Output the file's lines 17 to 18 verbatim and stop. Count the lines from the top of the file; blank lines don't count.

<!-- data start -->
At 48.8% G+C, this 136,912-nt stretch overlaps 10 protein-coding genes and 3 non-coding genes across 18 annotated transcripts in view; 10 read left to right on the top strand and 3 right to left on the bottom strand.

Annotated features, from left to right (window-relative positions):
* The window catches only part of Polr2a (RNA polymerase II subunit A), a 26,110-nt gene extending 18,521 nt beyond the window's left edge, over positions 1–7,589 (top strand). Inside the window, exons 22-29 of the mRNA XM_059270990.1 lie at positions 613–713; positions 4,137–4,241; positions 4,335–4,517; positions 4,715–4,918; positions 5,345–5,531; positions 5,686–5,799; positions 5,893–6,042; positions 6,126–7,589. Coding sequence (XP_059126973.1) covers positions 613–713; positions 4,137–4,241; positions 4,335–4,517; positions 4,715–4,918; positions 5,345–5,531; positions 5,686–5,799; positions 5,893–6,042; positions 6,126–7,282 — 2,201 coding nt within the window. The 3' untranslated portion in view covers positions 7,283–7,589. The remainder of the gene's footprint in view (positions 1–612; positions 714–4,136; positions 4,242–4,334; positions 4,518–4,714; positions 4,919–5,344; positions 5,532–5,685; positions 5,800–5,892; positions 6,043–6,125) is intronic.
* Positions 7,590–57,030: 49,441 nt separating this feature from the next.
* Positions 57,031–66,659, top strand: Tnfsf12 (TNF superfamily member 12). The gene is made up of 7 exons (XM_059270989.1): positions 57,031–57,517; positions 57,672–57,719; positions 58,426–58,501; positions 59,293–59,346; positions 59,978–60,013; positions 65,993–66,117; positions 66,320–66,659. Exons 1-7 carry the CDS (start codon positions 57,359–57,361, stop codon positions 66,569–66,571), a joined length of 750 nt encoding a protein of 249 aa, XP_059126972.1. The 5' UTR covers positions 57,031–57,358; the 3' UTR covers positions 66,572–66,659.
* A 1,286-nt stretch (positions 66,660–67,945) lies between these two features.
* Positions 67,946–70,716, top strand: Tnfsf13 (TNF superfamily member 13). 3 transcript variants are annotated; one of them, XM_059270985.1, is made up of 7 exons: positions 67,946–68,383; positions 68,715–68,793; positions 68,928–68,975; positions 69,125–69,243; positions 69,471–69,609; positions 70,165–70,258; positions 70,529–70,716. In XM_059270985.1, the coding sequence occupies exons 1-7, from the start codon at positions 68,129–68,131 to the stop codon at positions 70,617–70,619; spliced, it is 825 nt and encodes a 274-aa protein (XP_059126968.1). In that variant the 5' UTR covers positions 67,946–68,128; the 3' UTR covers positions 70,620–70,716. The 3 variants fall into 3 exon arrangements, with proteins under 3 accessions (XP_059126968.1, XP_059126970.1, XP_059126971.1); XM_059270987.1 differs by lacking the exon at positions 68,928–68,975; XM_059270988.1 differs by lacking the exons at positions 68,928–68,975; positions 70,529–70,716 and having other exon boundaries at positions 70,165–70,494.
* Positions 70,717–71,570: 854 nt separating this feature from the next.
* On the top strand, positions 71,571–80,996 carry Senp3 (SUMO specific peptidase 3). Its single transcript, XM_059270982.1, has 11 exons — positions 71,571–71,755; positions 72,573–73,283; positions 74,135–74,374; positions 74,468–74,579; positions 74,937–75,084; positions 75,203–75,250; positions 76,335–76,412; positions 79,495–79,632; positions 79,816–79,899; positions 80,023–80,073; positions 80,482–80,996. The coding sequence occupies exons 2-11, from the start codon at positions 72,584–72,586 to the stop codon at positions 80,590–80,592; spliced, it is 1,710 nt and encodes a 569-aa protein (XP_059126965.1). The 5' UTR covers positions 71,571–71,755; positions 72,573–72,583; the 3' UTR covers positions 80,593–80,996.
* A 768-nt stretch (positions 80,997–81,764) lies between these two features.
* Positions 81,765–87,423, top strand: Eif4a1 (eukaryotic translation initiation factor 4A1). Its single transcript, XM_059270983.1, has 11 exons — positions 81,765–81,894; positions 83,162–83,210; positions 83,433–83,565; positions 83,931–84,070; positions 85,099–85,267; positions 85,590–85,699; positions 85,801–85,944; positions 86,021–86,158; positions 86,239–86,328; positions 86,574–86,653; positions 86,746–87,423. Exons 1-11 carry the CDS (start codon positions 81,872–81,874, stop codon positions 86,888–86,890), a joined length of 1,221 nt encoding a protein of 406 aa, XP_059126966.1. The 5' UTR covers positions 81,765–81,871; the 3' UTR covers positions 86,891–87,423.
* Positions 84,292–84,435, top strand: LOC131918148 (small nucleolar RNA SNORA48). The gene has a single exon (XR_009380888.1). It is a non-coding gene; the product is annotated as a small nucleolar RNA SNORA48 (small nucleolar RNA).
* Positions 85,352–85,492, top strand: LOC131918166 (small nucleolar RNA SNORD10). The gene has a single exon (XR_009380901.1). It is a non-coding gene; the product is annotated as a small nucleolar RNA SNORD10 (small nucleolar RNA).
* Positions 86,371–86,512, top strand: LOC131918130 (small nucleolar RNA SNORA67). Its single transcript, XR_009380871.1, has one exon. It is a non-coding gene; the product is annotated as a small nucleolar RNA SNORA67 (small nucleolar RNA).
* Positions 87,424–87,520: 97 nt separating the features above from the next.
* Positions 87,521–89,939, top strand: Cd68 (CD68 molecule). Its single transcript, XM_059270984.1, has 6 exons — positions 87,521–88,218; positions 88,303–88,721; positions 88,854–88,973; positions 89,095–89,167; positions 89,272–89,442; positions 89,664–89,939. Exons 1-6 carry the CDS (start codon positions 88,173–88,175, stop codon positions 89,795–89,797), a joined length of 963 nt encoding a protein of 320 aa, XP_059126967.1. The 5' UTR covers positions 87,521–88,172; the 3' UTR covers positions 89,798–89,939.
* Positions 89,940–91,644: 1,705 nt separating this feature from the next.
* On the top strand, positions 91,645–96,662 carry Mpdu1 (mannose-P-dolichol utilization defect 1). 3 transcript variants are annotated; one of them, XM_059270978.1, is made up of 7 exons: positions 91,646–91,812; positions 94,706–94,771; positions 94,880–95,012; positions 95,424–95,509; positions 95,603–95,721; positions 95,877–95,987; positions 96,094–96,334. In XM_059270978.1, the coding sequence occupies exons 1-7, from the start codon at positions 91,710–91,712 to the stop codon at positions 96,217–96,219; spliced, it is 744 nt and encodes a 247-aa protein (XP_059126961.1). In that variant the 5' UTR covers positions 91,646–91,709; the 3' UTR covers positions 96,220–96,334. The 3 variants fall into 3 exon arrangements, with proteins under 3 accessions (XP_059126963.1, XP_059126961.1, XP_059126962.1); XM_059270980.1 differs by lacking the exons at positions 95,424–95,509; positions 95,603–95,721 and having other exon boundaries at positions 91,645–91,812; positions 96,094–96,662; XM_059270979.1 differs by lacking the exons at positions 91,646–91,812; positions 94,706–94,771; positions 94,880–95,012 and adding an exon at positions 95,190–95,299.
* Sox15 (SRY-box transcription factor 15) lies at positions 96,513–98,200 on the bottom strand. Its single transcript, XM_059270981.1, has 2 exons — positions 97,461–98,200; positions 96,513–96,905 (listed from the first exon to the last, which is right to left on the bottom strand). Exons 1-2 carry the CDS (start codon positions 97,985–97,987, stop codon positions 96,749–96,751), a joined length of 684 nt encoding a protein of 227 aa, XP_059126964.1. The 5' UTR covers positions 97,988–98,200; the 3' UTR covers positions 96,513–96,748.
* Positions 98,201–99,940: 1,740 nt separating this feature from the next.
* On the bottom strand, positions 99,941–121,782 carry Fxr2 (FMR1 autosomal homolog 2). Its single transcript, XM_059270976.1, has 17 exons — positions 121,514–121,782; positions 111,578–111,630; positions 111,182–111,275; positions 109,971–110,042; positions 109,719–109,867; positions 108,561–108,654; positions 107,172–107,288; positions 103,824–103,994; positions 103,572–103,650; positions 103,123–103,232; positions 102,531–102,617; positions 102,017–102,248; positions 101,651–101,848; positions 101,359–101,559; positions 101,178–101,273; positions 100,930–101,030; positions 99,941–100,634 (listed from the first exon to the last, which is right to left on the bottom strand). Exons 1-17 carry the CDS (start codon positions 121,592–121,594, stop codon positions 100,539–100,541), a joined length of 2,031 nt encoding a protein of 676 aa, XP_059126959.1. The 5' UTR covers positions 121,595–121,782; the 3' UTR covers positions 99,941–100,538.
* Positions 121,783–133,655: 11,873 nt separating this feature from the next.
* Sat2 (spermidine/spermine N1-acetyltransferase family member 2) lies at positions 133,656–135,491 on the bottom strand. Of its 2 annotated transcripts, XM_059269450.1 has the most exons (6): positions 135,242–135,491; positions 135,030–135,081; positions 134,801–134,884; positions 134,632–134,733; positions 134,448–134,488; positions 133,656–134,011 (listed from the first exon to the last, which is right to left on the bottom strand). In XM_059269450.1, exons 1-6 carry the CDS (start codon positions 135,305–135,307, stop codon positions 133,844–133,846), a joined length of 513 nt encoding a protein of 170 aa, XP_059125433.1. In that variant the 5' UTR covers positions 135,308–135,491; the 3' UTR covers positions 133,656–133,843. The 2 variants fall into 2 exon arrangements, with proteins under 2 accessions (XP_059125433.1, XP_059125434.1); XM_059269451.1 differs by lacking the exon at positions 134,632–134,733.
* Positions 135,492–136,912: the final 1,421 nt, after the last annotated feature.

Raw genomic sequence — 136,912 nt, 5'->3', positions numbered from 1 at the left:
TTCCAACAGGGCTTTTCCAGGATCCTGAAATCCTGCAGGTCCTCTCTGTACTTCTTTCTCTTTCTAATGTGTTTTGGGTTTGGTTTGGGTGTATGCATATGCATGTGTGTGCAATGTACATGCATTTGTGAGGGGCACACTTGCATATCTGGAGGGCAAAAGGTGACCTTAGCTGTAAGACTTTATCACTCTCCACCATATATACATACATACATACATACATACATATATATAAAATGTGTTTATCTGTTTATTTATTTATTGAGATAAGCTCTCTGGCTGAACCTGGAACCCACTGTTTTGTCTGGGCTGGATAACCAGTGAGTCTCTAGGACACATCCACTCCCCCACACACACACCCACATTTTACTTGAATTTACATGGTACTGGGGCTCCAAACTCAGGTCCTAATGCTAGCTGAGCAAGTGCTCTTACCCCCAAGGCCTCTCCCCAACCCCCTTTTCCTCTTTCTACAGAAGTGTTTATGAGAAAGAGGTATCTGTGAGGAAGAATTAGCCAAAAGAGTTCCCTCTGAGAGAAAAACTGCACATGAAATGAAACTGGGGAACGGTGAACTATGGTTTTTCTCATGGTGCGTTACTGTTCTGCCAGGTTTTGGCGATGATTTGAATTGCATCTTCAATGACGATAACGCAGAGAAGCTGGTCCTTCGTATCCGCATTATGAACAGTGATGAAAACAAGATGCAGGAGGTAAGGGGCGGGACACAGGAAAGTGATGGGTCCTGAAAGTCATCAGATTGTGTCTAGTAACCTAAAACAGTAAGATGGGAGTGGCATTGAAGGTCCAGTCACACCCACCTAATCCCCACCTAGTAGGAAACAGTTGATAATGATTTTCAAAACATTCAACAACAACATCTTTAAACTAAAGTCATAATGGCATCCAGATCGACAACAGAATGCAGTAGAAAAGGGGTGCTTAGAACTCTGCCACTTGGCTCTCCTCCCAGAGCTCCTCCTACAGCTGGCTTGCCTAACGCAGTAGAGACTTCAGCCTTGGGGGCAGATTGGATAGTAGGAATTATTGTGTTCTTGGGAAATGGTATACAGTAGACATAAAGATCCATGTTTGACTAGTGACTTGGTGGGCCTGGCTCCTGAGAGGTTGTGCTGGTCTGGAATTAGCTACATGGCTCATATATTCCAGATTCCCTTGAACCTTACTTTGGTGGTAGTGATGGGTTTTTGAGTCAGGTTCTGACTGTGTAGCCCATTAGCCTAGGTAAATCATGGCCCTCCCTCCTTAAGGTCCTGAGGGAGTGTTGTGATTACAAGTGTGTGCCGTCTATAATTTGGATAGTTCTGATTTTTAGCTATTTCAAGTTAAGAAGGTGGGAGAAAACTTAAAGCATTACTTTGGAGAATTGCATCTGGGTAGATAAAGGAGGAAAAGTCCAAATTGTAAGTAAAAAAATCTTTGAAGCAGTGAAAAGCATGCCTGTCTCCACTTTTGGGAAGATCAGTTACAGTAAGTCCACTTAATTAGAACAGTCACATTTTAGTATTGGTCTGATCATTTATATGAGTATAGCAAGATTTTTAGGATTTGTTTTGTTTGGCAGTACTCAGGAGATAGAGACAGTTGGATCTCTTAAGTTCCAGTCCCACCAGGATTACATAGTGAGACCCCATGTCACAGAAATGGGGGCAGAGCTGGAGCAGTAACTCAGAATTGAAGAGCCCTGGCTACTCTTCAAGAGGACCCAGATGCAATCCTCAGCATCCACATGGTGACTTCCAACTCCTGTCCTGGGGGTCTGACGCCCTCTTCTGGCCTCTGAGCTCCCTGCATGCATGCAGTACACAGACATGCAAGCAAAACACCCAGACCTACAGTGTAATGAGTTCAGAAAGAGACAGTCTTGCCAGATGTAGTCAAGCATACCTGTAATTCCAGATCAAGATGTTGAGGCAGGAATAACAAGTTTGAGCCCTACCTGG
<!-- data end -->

* Positions 89,940–91,644: 1,705 nt separating this feature from the next.
* On the top strand, positions 91,645–96,662 carry Mpdu1 (mannose-P-dolichol utilization defect 1). 3 transcript variants are annotated; one of them, XM_059270978.1, is made up of 7 exons: positions 91,646–91,812; positions 94,706–94,771; positions 94,880–95,012; positions 95,424–95,509; positions 95,603–95,721; positions 95,877–95,987; positions 96,094–96,334. In XM_059270978.1, the coding sequence occupies exons 1-7, from the start codon at positions 91,710–91,712 to the stop codon at positions 96,217–96,219; spliced, it is 744 nt and encodes a 247-aa protein (XP_059126961.1). In that variant the 5' UTR covers positions 91,646–91,709; the 3' UTR covers positions 96,220–96,334. The 3 variants fall into 3 exon arrangements, with proteins under 3 accessions (XP_059126963.1, XP_059126961.1, XP_059126962.1); XM_059270980.1 differs by lacking the exons at positions 95,424–95,509; positions 95,603–95,721 and having other exon boundaries at positions 91,645–91,812; positions 96,094–96,662; XM_059270979.1 differs by lacking the exons at positions 91,646–91,812; positions 94,706–94,771; positions 94,880–95,012 and adding an exon at positions 95,190–95,299.